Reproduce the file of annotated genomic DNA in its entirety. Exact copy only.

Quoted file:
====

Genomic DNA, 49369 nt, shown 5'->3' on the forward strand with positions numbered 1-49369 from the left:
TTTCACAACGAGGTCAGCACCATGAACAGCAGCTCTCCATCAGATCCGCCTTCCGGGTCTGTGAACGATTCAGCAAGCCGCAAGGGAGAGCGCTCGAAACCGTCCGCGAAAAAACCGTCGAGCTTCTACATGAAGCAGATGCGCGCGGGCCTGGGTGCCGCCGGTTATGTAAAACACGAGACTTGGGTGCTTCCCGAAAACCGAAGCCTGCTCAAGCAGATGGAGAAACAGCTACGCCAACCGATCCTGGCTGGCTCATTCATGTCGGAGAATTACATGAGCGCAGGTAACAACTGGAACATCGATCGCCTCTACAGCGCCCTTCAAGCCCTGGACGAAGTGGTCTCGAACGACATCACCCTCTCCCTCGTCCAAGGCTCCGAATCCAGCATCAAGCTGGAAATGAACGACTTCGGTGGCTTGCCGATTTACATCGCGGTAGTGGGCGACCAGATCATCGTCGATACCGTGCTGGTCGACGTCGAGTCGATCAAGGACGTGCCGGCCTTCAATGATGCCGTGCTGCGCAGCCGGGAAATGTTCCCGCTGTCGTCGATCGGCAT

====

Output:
Genomic DNA, 49369 nt, shown 5'->3' on the forward strand with positions numbered 1-49369 from the left:
TTTCACAACGAGGTCAGCACCATGAACAGCAGCTCTCCATCAGATCCGCCTTCCGGGTCTGTGAACGATTCAGCAAGCCGCAAGGGAGAGCGCTCGAAACCGTCCGCGAAAAAACCGTCGAGCTTCTACATGAAGCAGATGCGCGCGGGCCTGGGTGCCGCCGGTTATGTAAAACACGAGACTTGGGTGCTTCCCGAAAACCGAAGCCTGCTCAAGCAGATGGAGAAACAGCTACGCCAACCGATCCTGGCTGGCTCATTCATGTCGGAGAATTACATGAGCGCAGGTAACAACTGGAACATCGATCGCCTCTACAGCGCCCTTCAAGCCCTGGACGAAGTGGTCTCGAACGACATCACCCTCTCCCTCGTCCAAGGCTCCGAATCCAGCATCAAGCTGGAAATGAACGACTTCGGTGGCTTGCCGATTTACATCGCGGTAGTGGGCGACCAGATCATCGTCGATACCGTGCTGGTCGACGTCGAGTCGATCAAGGACGTGCCGGCCTTCAATGATGCCGTGCTGCGCAGCCGGGAAATGTTCCCGCTGTCGTCGATCGGCAT